These are testing times for India, and the Internet users, in general. And it can be scary for an average Joe to go about exercising one of the most fundamental rights as an Indian – the Freedom of Speech. The Indian Constitution guarantees this via the Right to Freedom, and it’s something which is being violated consistently, by the goons and the State.

For long now, I as an Indian, have exulted in the knowledge of the fact that I’m free to express my opinion, and at the same time, not be threatened by any person whatsoever. I could pen down my thoughts, and express myself freely without any fear, without any prior approval from any person whomsoever. But now, I’ve to constantly live under the fear of being arrested, being harassed or facing other dire consequences if I go about exercising my right which the Indian Constitution still guarantees.

It’s the section 66A of the Indian IT Act, which is basically to prevent people from sending offensive or false messages via a communications device. It seems innocent at first, but is too broad to be considered a fair law. And someone discovered it, and used it rightly to defend himself/herself. The trouble started here – though someone used it rightly, initially, the politicians, and the well-to-do people, deep under corruption and false sense of superiority, discovered it, and much to the chagrin of the normal person, they’re using it to create chaos, and to satisfy their petty egos.

The problem doesn’t lie with the law, it’s the people. Recent incidents in the country have scared me, and threaten not only mine, but every Indian’s right to express him/herself. It’s our fundamental right, and we should fight for it. What one does to someone, even in an emotional outburst, could come back to haunt him or her. Please, shed violence, even in the name of respecting anyone. Violence is not the answer, and right now, we all need to come  to pull back our nation together. India shouldn’t fall apart, it shouldn’t.

Note: I’m not naming anyone, nor do I mean to spread false information or malign anyone. I’m just expressing my opinion, and any similarity with regard to any mention of any piece of information is merely coincidental and not meant to disrespect or disregard anyone. I apologize in advance if the text above has hurt your feelings, I mean no disrespect.

Metro Is Beautiful, But I Don’t Need It, Yet

Microsoft launched the shiny new Windows 8 in October, and I knew what to expect – actually, to put it more correctly, I knew what using Windows 8 would be like, since I’d been using it back when MS unveiled the Developer Preview. So, in all, I was using Windows 8 for more than a year, already, before the final version was out. I loved the upgrade to bits – it ran faster than XP and Windows 7 Ultimate did, and a lot, lot faster than Ubuntu. There’s no reason to dislike it, for me. The desktop has been cleaned up a lot, and is a lot, lot easier to use, and is light on the eyes. That’s what Windows 7 lacked – there was a lot of gloss everywhere, and it’d bring the entire computer to a screeching halt. Windows 8 seemed to address all of my concerns with the desktop, but it also brought with it something new, something really nice – Metro UI.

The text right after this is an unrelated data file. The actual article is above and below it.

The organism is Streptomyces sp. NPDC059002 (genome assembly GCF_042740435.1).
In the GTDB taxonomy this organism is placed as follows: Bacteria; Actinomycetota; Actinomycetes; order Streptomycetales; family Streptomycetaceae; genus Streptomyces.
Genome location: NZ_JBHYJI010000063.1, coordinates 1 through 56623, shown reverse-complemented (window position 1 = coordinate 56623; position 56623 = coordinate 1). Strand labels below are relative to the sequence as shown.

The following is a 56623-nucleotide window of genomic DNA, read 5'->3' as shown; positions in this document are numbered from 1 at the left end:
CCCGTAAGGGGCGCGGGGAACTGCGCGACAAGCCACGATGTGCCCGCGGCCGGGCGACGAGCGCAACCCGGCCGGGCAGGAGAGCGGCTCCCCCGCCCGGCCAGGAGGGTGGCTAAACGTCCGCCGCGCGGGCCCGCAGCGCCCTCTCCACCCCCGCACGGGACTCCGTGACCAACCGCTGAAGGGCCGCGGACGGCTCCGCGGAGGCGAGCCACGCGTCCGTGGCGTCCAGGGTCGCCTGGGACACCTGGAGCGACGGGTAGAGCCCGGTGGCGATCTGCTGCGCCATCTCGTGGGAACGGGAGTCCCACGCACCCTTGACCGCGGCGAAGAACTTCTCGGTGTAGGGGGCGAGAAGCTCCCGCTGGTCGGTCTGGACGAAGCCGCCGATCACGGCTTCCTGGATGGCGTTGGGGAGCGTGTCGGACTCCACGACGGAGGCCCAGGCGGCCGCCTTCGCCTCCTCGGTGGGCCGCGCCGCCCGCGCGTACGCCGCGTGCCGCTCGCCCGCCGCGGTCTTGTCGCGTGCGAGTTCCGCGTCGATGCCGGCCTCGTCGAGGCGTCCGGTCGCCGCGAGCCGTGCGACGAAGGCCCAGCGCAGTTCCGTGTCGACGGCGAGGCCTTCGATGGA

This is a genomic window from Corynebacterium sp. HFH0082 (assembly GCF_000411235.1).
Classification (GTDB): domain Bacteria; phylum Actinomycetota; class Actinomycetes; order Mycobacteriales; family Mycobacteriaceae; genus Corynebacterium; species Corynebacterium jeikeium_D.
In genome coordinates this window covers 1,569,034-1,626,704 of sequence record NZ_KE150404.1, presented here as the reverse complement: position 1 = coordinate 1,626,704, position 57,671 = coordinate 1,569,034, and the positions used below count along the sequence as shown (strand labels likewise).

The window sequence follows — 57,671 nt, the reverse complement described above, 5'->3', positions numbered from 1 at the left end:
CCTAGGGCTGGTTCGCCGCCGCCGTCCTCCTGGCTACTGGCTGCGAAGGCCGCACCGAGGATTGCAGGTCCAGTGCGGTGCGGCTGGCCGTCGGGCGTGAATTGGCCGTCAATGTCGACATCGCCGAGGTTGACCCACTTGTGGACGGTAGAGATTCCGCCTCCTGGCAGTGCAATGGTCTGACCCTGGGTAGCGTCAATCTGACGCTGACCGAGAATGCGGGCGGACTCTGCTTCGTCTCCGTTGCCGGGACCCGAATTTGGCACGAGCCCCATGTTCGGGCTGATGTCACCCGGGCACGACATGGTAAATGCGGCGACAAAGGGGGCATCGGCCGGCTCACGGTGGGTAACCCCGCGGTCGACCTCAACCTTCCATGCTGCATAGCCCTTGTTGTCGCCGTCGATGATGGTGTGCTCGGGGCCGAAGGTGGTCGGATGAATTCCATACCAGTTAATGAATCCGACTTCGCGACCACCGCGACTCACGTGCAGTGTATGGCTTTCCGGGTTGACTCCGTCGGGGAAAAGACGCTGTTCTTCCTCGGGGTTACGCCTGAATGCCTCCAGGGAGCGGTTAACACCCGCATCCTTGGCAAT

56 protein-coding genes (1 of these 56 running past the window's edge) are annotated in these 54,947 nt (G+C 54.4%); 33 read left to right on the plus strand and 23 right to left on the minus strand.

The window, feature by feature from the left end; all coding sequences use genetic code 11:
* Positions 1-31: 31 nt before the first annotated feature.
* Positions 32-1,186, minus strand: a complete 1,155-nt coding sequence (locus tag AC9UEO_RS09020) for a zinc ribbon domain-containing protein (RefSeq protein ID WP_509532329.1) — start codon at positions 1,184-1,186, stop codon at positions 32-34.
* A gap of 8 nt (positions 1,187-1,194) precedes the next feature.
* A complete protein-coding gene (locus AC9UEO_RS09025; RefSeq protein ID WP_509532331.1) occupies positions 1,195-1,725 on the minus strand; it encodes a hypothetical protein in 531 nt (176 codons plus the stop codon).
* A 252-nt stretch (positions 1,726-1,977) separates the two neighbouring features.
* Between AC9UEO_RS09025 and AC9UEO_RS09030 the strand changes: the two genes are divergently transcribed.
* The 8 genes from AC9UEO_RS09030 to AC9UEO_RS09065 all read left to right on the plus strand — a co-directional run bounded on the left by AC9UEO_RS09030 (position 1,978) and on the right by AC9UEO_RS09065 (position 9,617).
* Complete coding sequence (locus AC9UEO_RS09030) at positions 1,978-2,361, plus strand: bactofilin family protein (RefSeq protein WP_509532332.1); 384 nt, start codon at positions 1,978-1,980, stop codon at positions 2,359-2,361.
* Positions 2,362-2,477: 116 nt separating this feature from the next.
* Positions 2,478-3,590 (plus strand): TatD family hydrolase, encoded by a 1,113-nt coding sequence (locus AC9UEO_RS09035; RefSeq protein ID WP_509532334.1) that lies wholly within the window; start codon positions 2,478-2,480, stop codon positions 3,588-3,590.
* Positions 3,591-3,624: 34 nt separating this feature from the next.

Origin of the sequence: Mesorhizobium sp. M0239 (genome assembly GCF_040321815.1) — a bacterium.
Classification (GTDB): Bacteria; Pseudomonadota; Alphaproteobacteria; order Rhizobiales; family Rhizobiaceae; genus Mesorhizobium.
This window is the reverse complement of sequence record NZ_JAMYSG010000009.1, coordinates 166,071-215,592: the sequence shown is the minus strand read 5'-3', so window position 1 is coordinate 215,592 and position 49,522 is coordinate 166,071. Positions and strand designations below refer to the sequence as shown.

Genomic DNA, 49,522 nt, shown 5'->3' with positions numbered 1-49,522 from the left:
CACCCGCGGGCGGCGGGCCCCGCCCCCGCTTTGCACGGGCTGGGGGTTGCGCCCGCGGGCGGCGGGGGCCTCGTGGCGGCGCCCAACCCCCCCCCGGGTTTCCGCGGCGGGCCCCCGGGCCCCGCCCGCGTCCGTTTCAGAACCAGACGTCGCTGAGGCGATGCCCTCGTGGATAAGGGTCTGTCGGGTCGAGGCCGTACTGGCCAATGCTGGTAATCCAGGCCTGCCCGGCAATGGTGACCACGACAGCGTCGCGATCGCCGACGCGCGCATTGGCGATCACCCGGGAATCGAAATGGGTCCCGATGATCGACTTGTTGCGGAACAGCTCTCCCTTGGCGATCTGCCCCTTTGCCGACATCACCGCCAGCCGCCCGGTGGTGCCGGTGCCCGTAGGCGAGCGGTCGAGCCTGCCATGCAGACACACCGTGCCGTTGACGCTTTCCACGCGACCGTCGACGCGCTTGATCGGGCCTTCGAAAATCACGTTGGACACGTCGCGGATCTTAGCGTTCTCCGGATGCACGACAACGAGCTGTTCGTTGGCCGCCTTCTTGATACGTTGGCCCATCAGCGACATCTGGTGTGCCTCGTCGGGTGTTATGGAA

Dual Identities Windows 8

I like the latter, but the former gets my work done.

It’s inspired from Windows Phone, and being a Windows Phone fan myself, I had no doubt I’d buy Windows 8 the day it’d become available – I did. But here’s the deal – I don’t know why’d I use Metro apps. I’ve found and am comfortable with the desktop apps, the ones without the Metro UI – the old-school apps. They are powerful, and can do what I want. But with Metro apps, there’s some compromise – hidden menus, actions, a lot of scrolling around, and more than anything, you cannot resize the “window” size – they’re all full-screen. Oh yes, there’s the snap feature, but that’s as much about it. I don’t know what is happening outside of the app, and that’s not what I want. I would use a tablet or a smartphone if I did not want to multitask. I can get in and out of apps at a breeze, but then that’s not something I want to do, again.

To say that I’ve been using Windows Phone for well over a year, and Windows 8 as well, and that I still don’t feel at home with the Metro UI on the latter, surprised me as well, when I first realized the fact. If ever you find me using the Metro apps on the computer, it’s because I’m forcing myself to get used to it, to use the new stuff more, to forcibly like it, to forcibly ditch the desktop apps, to forcibly move along in the new direction Microsoft has taken.

I understand they’re trying to unite the mobile and computer spheres, but it seems like a lofty goal to me, for now. In spite of using Windows 8 for well over a year, I still can’t seem to use Metro. I can’t use it even when I want to while away my time, nor when I want to be productive.

It’s going to be a tough ride for you, Microsoft. As long as there are Windows XP, Vista, 7 or the desktop Windows in any form, you’re going to have a tough time migrating your user base to Metro.